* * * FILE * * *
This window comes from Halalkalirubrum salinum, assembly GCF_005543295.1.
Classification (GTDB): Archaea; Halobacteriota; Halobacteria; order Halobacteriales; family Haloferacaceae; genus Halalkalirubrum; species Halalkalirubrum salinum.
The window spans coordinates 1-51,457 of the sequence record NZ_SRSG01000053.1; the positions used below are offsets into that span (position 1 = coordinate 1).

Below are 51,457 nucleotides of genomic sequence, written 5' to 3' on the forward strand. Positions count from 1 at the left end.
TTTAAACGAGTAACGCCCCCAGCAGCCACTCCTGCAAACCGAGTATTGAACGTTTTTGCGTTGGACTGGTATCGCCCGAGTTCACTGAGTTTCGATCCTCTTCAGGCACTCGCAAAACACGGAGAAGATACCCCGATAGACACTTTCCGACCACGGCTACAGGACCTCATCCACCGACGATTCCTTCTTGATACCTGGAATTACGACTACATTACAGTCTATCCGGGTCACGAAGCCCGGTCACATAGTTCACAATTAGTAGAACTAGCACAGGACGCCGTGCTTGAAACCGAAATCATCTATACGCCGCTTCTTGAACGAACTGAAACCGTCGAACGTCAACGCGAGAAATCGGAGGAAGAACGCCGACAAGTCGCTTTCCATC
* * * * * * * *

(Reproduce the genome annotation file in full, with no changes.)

This window comes from Halalkalirubrum salinum, assembly GCF_005543295.1.
Classification (GTDB): Archaea; Halobacteriota; Halobacteria; order Halobacteriales; family Haloferacaceae; genus Halalkalirubrum; species Halalkalirubrum salinum.
The window spans coordinates 1-51,457 of the sequence record NZ_SRSG01000053.1; the positions used below are offsets into that span (position 1 = coordinate 1).

Below are 51,457 nucleotides of genomic sequence, written 5' to 3' on the forward strand. Positions count from 1 at the left end.
TTTAAACGAGTAACGCCCCCAGCAGCCACTCCTGCAAACCGAGTATTGAACGTTTTTGCGTTGGACTGGTATCGCCCGAGTTCACTGAGTTTCGATCCTCTTCAGGCACTCGCAAAACACGGAGAAGATACCCCGATAGACACTTTCCGACCACGGCTACAGGACCTCATCCACCGACGATTCCTTCTTGATACCTGGAATTACGACTACATTACAGTCTATCCGGGTCACGAAGCCCGGTCACATAGTTCACAATTAGTAGAACTAGCACAGGACGCCGTGCTTGAAACCGAAATCATCTATACGCCGCTTCTTGAACGAACTGAAACCGTCGAACGTCAACGCGAGAAATCGGAGGAAGAACGCCGACAAGTCGCTTTCCATC